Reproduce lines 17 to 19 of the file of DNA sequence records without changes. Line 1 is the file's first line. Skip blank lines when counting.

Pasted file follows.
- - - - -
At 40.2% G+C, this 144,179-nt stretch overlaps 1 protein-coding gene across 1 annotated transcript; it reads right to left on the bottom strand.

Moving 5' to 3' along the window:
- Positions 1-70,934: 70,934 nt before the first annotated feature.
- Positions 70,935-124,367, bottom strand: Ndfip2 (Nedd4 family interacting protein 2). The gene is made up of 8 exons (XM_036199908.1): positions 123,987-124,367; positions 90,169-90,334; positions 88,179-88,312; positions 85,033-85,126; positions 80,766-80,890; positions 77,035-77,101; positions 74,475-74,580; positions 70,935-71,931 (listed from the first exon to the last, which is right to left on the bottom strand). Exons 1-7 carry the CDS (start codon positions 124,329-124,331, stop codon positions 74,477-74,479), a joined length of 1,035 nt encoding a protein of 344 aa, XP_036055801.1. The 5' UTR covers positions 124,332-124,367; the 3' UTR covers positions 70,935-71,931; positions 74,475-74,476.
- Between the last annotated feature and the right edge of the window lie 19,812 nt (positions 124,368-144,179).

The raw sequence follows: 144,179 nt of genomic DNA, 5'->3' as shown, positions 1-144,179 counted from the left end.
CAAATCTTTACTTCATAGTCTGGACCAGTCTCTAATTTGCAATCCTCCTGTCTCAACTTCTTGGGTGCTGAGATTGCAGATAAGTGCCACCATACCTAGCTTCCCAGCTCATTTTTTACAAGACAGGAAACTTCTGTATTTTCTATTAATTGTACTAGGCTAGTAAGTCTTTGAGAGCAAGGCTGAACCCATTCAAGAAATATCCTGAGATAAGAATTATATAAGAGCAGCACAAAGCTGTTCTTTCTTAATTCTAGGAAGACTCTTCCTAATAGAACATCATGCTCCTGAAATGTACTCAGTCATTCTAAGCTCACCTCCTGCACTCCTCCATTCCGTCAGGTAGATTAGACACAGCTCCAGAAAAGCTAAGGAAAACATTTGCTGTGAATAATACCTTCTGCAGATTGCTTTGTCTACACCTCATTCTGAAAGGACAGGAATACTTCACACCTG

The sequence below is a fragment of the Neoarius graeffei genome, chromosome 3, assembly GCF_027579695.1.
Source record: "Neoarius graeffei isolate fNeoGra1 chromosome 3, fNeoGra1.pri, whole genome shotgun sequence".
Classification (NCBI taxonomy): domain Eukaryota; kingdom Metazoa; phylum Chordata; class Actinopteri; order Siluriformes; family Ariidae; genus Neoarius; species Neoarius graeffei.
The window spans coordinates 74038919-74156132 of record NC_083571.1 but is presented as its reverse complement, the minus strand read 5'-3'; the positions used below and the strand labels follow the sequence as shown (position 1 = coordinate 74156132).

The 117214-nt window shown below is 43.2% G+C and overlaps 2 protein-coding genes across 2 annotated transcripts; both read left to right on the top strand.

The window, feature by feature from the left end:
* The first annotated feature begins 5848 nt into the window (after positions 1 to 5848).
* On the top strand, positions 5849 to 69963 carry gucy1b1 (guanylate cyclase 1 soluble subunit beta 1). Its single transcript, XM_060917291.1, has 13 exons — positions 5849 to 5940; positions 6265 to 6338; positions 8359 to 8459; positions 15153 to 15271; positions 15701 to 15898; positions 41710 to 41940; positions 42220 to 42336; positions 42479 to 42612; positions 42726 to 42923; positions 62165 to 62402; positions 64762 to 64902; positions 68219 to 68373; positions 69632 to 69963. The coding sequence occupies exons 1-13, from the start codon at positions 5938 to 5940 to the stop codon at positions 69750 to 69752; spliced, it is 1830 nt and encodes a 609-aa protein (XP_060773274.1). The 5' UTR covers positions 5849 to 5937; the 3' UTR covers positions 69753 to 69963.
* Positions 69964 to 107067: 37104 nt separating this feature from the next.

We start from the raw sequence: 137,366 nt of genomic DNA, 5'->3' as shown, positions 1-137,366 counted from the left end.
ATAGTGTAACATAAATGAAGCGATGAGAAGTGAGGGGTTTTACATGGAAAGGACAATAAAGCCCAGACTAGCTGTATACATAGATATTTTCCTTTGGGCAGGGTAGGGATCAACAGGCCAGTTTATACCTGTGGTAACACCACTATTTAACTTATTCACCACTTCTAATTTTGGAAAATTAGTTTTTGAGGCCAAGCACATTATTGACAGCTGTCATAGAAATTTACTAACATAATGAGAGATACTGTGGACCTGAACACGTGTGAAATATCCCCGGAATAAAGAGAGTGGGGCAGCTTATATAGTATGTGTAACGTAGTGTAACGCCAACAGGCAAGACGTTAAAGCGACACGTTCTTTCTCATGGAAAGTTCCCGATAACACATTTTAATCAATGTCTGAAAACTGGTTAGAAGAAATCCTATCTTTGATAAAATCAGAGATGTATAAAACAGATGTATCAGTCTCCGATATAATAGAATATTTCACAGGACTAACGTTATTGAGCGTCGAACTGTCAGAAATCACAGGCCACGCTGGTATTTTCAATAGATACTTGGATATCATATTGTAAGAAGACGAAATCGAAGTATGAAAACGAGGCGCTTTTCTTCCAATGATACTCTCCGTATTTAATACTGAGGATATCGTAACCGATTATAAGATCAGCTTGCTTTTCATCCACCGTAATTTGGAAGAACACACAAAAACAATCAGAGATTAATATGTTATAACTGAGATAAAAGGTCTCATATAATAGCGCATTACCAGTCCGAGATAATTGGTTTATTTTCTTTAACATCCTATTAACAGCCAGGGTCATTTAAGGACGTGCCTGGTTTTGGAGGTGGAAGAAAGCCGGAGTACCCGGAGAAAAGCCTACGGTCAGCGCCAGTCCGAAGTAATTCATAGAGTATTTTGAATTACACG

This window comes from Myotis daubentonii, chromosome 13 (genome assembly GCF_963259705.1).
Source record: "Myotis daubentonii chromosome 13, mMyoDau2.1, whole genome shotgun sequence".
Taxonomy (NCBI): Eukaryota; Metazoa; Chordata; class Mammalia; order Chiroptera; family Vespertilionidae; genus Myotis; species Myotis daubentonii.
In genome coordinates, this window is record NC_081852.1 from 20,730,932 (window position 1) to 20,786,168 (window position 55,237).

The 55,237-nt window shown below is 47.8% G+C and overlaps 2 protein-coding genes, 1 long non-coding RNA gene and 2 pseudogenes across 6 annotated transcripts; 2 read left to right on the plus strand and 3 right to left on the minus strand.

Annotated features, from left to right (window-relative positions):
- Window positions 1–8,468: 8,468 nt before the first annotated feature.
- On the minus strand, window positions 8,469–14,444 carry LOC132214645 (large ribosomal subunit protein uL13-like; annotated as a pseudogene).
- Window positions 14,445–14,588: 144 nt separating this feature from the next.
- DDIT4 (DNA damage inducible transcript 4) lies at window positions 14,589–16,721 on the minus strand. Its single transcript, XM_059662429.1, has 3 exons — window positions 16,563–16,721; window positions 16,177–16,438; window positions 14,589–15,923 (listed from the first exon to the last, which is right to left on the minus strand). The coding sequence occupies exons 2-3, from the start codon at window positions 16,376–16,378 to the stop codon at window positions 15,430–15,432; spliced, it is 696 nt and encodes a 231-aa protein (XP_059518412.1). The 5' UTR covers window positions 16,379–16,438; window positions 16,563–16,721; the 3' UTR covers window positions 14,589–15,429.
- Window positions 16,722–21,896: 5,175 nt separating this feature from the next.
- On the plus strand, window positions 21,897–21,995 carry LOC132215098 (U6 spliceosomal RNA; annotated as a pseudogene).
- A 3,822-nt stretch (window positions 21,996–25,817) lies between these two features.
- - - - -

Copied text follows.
We start from the raw sequence: 137,366 nt of genomic DNA, 5'->3' as shown, positions 1-137,366 counted from the left end.
ATAGTGTAACATAAATGAAGCGATGAGAAGTGAGGGGTTTTACATGGAAAGGACAATAAAGCCCAGACTAGCTGTATACATAGATATTTTCCTTTGGGCAGGGTAGGGATCAACAGGCCAGTTTATACCTGTGGTAACACCACTATTTAACTTATTCACCACTTCTAATTTTGGAAAATTAGTTTTTGAGGCCAAGCACATTATTGACAGCTGTCATAGAAATTTACTAACATAATGAGAGATACTGTGGACCTGAACACGTGTGAAATATCCCCGGAATAAAGAGAGTGGGGCAGCTTATATAGTATGTGTAACGTAGTGTAACGCCAACAGGCAAGACGTTAAAGCGACACGTTCTTTCTCATGGAAAGTTCCCGATAACACATTTTAATCAATGTCTGAAAACTGGTTAGAAGAAATCCTATCTTTGATAAAATCAGAGATGTATAAAACAGATGTATCAGTCTCCGATATAATAGAATATTTCACAGGACTAACGTTATTGAGCGTCGAACTGTCAGAAATCACAGGCCACGCTGGTATTTTCAATAGATACTTGGATATCATATTGTAAGAAGACGAAATCGAAGTATGAAAACGAGGCGCTTTTCTTCCAATGATACTCTCCGTATTTAATACTGAGGATATCGTAACCGATTATAAGATCAGCTTGCTTTTCATCCACCGTAATTTGGAAGAACACACAAAAACAATCAGAGATTAATATGTTATAACTGAGATAAAAGGTCTCATATAATAGCGCATTACCAGTCCGAGATAATTGGTTTATTTTCTTTAACATCCTATTAACAGCCAGGGTCATTTAAGGACGTGCCTGGTTTTGGAGGTGGAAGAAAGCCGGAGTACCCGGAGAAAAGCCTACGGTCAGCGCCAGTCCGAAGTAATTCATAGAGTATTTTGAATTACACG

This window comes from Myotis daubentonii, chromosome 13 (genome assembly GCF_963259705.1).